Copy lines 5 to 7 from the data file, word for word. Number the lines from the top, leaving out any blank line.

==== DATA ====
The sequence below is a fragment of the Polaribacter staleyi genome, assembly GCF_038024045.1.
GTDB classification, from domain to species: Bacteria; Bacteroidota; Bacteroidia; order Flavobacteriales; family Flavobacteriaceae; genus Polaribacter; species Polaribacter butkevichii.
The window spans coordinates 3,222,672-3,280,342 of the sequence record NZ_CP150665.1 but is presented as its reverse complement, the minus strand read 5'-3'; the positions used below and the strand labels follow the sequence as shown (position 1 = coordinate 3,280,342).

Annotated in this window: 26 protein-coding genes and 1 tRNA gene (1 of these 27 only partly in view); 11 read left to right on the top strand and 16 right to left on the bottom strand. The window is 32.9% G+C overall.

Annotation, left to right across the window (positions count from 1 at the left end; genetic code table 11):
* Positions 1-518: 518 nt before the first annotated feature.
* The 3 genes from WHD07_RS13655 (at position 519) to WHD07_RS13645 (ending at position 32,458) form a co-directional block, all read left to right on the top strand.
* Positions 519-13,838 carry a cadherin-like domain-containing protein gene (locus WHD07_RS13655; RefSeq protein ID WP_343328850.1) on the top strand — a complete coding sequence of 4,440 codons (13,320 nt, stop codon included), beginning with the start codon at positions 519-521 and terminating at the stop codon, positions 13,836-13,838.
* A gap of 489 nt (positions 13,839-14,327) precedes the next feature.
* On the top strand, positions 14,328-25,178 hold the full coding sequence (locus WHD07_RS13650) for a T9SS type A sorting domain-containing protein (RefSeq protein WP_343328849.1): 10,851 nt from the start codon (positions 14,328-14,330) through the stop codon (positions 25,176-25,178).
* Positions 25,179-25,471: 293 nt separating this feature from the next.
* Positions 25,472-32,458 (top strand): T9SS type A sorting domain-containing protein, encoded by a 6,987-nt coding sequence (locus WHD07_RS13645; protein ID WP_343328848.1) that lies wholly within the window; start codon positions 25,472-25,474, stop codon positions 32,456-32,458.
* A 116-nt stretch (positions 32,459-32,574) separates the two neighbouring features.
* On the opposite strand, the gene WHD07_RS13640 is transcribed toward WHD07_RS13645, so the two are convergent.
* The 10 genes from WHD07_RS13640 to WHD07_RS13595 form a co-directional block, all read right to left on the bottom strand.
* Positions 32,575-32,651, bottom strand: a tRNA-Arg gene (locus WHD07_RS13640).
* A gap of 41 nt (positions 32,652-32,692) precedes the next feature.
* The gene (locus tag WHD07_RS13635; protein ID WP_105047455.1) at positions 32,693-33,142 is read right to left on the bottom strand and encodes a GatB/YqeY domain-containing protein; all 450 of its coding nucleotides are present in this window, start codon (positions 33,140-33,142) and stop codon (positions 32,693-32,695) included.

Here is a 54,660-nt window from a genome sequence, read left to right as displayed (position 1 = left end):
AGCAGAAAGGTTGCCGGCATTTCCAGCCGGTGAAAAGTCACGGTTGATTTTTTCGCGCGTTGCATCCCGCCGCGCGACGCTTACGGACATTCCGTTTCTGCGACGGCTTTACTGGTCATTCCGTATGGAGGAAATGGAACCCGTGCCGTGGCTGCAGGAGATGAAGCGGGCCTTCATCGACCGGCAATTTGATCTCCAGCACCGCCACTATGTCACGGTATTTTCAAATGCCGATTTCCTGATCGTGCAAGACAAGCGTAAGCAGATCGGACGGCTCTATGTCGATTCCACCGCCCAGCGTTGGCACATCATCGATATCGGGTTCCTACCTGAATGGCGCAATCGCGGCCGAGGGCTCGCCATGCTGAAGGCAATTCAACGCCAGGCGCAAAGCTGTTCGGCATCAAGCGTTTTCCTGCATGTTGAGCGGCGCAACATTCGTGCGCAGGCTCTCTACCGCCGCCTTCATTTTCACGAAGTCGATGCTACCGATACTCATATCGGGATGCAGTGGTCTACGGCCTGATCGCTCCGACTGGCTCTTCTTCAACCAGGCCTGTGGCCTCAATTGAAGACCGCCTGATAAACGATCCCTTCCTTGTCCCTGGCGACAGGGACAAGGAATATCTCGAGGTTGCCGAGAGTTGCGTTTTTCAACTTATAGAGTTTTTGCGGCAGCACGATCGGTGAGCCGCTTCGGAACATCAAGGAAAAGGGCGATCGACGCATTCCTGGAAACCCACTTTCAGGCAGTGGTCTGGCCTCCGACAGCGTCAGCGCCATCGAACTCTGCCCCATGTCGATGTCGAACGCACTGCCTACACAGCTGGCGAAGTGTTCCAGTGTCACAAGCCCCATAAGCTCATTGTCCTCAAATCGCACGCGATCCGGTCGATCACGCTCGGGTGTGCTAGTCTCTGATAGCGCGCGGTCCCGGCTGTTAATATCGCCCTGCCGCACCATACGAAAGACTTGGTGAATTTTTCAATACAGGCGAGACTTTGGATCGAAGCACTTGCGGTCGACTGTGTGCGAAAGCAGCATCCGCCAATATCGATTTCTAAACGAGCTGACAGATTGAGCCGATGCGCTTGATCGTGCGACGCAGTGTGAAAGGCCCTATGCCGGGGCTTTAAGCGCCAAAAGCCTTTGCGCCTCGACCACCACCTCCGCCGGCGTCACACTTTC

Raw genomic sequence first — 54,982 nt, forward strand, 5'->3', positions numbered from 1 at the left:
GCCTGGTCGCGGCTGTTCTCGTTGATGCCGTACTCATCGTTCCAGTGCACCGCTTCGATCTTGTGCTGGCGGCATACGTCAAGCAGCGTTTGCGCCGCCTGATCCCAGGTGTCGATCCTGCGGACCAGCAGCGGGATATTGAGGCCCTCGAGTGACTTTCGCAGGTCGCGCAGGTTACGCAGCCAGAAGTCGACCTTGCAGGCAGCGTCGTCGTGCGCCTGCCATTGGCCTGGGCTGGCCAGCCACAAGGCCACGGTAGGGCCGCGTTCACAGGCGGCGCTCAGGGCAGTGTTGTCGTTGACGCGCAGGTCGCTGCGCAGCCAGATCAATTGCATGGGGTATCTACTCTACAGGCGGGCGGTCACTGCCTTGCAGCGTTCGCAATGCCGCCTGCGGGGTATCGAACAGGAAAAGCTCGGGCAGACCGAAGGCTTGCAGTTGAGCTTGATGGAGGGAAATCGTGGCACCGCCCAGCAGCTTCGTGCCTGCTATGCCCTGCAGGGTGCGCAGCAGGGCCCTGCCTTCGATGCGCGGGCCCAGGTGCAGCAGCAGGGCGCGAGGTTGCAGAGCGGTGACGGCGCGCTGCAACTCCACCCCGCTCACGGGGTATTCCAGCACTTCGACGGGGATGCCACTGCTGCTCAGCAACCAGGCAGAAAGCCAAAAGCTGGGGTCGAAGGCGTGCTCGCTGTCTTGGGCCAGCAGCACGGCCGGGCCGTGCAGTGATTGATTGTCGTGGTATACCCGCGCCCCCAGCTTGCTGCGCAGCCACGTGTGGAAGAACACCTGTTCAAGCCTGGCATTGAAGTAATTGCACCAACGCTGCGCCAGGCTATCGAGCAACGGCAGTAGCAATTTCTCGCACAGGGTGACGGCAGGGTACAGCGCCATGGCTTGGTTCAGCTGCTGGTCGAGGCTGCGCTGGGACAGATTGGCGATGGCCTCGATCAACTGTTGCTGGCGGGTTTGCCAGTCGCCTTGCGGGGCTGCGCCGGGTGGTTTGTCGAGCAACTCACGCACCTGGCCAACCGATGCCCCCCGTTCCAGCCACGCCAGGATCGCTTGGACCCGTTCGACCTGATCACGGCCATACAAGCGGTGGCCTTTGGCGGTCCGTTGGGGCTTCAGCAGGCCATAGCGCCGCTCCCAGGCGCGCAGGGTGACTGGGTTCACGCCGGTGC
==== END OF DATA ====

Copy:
Annotation, left to right across the window (positions count from 1 at the left end; genetic code table 11):
* Positions 1-518: 518 nt before the first annotated feature.
* The 3 genes from WHD07_RS13655 (at position 519) to WHD07_RS13645 (ending at position 32,458) form a co-directional block, all read left to right on the top strand.